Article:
Personal finance has many facets, starting with budgets and good money habits, building up to a debt-free lifestyle, and eventually moving onto making healthy financial investments.
A lot of people think that investments are akin to casinos due to the unpredictable nature of the future, but there are plenty of lower-risk alternatives like bonds and index funds. That being said, nothing can match the thrill and excitement of playing the stock market, especially if you hit the jackpot.
But before you dive in with real money, you should get yourself acquainted with all the nuances. Use these virtual stock market games to get comfortable first.
MarketWatch is a financial website that’s intimately connected to several different stock exchanges, which doesn’t come as much of a surprise once you realize that MarketWatch is actually published by Dow Jones & Co. This is where to go for stock market updates.
What’s great about MarketWatch is that they have a section on their website for a Virtual Stock Exchange, which is an online game that uses real stock market data. There’s no better way to test out the stock market than playing this.
Note that it’s not one big game that everyone participates in. You can create your own game or join another person’s game, and games can be either public or private. Build a virtual portfolio, have discussions with other in the game, and see how you perform!
Investopedia is one of our favorite websites when it comes to learning personal finance. We don’t recommend it until you’ve built a solid foundation and wiped out high-interest debt, but once you’re there, Investopedia is a fantastic resource for newbies.
What’s cool is that they have their own stock market simulator where you can practice building portfolios and seeing how they perform in accordance with real stock market ups and downs. With over 700,000 active virtual traders, it’s a great way to learn the ropes.
Accounts are free to create. Investopedia runs a number of official games that each have different formats (e.g. never-ending vs. Q3-only), but you can also pick from member-created public games which have their own rules and rewards.
For those who are in the UK and have no interest in American stock markets, this one’s for you. Virtual Trader is the “largest investment game” in the UK and uses data from the London Stock Exchange to drive its simulation.
You start off with £100,000 in virtual cash that you can spend to build a virtual portfolio. You can create as many portfolios as you want, but only one of them can be designated as a “competition portfolio”, which is used in Virtual Trader competitions.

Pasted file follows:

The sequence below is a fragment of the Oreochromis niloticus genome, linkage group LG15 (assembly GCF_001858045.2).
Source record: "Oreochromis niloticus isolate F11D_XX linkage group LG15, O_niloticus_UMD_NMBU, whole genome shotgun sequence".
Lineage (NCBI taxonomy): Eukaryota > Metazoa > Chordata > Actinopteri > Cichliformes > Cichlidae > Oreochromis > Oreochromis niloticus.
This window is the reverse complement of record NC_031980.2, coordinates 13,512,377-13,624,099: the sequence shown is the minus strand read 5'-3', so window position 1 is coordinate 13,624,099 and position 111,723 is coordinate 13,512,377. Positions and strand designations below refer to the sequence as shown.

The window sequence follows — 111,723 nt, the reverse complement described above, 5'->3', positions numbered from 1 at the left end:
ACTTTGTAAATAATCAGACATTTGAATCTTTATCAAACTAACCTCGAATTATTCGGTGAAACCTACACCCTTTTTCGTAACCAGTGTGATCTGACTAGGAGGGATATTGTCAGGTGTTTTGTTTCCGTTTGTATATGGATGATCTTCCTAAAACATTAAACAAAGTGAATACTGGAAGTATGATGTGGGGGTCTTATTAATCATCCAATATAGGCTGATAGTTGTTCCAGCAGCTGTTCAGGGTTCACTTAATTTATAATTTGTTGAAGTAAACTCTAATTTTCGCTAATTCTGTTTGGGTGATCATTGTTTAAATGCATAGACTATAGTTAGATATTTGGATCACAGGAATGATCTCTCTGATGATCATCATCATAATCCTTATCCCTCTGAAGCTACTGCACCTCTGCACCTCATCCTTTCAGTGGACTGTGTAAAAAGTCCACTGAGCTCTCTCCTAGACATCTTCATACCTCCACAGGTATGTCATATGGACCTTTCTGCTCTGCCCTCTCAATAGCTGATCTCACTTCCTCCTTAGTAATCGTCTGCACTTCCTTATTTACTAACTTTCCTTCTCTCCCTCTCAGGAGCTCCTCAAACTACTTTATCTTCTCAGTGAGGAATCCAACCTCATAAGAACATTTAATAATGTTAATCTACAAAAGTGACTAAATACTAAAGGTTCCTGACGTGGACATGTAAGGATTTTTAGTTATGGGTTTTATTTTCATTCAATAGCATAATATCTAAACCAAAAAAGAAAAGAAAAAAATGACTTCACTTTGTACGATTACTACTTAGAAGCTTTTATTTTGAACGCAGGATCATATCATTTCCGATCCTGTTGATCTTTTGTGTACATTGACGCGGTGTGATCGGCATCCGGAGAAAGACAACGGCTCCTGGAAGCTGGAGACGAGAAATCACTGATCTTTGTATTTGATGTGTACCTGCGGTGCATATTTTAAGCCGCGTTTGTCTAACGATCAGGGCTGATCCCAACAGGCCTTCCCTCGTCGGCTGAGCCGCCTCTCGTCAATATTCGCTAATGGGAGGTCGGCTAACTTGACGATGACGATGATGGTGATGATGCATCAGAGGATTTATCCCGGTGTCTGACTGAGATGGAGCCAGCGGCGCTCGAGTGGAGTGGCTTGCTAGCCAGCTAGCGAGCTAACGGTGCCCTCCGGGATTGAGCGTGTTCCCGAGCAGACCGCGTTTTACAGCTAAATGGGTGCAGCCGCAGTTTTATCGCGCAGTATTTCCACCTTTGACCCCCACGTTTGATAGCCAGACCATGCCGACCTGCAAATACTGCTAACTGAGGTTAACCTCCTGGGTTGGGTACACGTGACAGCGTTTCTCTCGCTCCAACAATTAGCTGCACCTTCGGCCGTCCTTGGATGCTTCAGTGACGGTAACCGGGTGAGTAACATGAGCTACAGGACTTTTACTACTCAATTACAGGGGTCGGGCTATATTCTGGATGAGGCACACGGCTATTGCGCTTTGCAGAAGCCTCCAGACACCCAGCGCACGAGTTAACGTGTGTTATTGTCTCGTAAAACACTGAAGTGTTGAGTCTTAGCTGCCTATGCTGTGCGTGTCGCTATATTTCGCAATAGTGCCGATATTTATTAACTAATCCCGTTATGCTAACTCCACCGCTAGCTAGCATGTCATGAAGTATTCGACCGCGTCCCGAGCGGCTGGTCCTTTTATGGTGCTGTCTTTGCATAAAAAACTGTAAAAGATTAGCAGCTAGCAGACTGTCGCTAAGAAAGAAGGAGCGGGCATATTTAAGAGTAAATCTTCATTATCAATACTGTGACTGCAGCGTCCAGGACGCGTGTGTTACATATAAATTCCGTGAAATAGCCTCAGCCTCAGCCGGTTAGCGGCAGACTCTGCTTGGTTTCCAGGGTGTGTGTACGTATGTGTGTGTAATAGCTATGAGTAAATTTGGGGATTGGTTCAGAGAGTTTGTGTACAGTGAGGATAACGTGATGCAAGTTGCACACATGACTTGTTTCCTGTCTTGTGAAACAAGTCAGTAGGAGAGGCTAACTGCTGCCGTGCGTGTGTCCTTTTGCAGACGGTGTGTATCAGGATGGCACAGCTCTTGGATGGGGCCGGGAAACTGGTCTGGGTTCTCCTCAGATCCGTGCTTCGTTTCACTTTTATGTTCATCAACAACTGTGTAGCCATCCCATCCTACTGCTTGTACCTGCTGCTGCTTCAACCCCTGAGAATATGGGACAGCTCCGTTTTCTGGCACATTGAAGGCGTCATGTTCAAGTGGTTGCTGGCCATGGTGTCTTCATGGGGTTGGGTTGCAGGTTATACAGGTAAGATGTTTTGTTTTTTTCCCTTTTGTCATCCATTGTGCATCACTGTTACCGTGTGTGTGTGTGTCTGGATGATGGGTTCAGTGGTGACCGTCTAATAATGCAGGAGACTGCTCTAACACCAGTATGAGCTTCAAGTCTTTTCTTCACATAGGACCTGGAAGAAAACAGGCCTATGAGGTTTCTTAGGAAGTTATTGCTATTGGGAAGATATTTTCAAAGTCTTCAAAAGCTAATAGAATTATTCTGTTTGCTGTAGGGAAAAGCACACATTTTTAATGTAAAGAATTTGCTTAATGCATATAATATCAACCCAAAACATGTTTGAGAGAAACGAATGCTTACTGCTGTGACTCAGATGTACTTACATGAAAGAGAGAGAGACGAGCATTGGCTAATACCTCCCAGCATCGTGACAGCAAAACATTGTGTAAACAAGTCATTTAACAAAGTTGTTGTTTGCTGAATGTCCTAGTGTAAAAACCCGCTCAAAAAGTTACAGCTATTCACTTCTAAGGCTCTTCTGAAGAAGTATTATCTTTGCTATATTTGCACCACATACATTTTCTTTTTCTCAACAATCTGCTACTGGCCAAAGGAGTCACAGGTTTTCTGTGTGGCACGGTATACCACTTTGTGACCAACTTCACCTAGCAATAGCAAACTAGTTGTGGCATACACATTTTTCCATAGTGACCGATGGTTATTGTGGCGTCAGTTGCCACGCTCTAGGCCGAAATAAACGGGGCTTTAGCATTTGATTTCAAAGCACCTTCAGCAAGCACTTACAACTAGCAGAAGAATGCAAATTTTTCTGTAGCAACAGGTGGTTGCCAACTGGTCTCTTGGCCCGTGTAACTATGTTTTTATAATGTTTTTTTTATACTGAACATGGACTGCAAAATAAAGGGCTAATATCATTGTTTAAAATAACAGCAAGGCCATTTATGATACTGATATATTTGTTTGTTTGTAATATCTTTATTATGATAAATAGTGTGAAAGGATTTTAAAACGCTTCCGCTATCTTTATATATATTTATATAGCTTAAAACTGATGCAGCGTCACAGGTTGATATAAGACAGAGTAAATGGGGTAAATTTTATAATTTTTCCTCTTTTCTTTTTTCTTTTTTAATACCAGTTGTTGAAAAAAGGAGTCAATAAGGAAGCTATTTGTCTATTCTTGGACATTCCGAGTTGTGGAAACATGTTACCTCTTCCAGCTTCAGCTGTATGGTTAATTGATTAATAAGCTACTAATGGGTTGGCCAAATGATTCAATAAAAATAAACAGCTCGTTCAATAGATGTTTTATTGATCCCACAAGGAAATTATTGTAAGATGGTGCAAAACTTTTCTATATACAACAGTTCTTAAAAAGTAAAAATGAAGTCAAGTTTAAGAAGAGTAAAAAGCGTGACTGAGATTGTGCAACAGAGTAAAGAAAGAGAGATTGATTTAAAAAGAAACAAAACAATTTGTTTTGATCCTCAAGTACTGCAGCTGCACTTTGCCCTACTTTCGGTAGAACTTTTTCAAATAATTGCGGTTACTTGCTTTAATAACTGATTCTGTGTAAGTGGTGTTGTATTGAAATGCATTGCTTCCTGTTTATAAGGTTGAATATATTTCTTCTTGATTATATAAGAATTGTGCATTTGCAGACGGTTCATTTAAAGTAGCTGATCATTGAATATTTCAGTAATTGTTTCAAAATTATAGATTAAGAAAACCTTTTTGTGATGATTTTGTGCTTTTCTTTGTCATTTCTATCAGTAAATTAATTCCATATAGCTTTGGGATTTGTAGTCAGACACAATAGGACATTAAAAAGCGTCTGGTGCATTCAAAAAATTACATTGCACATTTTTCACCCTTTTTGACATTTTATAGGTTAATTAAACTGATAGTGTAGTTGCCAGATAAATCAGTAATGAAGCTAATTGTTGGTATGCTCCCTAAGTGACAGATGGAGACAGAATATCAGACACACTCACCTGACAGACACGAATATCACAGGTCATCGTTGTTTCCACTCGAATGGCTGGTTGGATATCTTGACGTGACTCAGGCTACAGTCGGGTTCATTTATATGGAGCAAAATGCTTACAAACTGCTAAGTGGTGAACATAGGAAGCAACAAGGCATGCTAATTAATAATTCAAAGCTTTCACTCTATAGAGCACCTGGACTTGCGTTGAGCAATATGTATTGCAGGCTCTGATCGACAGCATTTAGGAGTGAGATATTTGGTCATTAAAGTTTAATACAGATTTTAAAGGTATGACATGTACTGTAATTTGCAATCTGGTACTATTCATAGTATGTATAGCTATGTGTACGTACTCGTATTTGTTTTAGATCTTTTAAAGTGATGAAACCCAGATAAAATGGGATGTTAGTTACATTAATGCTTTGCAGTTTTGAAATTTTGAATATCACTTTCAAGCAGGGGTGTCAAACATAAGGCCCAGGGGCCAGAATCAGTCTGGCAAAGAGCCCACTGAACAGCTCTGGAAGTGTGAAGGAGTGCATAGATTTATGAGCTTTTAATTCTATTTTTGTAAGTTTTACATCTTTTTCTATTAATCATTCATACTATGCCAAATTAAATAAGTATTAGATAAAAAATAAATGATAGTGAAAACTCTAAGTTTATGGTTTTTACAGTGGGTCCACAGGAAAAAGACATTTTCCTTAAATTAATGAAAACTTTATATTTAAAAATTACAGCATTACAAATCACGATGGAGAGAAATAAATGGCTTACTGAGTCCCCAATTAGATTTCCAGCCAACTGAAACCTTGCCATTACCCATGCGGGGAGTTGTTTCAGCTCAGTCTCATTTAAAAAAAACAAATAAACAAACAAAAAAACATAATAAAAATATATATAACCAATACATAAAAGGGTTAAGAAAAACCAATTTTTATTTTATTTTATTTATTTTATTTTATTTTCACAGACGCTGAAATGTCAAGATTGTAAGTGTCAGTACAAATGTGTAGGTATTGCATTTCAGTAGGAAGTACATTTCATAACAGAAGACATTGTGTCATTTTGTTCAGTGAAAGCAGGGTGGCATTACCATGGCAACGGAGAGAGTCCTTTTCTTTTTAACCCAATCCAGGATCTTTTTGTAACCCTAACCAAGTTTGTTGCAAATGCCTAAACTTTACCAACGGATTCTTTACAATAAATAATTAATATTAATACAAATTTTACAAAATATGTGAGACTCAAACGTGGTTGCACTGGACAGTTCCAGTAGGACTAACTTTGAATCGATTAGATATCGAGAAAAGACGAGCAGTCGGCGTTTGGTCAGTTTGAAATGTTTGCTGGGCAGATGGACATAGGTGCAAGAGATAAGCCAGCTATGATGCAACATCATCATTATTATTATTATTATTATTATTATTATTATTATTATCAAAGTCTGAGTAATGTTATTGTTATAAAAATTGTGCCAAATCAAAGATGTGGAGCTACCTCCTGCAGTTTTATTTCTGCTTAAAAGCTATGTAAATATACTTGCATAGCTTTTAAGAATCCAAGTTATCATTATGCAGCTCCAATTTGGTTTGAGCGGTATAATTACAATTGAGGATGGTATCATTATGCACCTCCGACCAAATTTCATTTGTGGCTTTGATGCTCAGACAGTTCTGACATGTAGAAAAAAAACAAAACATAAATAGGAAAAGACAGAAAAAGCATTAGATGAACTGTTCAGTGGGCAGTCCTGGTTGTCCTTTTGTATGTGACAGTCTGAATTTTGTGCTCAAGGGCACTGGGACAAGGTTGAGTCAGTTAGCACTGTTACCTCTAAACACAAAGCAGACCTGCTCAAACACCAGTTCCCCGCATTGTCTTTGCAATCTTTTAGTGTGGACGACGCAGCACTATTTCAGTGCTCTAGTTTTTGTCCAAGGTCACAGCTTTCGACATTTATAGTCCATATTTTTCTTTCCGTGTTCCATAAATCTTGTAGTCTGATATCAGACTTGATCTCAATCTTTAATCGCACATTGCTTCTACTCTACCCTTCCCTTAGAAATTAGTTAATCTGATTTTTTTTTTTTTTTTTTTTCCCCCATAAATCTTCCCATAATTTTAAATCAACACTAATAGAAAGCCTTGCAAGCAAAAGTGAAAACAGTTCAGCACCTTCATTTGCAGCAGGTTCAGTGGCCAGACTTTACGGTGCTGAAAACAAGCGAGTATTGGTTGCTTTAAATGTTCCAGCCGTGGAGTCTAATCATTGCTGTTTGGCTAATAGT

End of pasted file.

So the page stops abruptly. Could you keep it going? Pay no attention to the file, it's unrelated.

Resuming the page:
If you just want to play with a small group of friends or coworkers, use Virtual Trader’s league system to establish a private league. Otherwise, feel free to join any of the public games available.
Wall Street Survivor is another resource that we highly recommend as far as getting your finances in order. They have an awesome blog with near-daily posts that teach you everything there is to know about investments, personal finance, and the economy.
The site also offers several different courses that cover varying topics related to personal finance, and you can get access to all of them with a single subscription for $30 per month.
But their stock market game is also quite good and is the cherry on top. Register for free and you can compete using virtual cash on a virtual stock market for real cash prizes up to $300 through their official leagues.
For what it’s worth, I think this virtual stock market has the most modern interface, so if that kind of thing is important to you, you’ll probably want to join this one.
There’s an organization called the SIFMA Foundation whose mission is to educate people on financial markets. They’re involved in middle schools and high schools across the United States, but they also run an educational exercise in The Stock Market Game.
The game has actually been around since 1977 (not always online, of course) and over 15 million students have participated since then. Even now, approximately 600,000 students play every year as they learn what it means to be a smart investor.
The downside is that only students of participating schools are allowed to register and play here. If you’re out of school but are interested in being an educator, consider getting in contact with the SIFMA Foundation to see how you can help out.
Mastering the Stock Market
Practice is important if you truly want to master stock market investments, but practice has to be built on a solid foundation of knowledge. As such, we recommend supplementing your games with good financial advice.
Start with our guide on how to start investing as a beginner. It’ll get your feet wet with a few helpful services like Betterment and WealthFront. Other useful resources include these financial advice websites for staying on top of the markets.
We also highly recommend these free ebooks on personal finance, which cover everything from money management, financial planning, and yes, investments. Most are quick to read and will provide a ton of useful information.
Which stock market game is your favorite? Got any tips of your own? How did you get started in investments? Share with us in the comments below!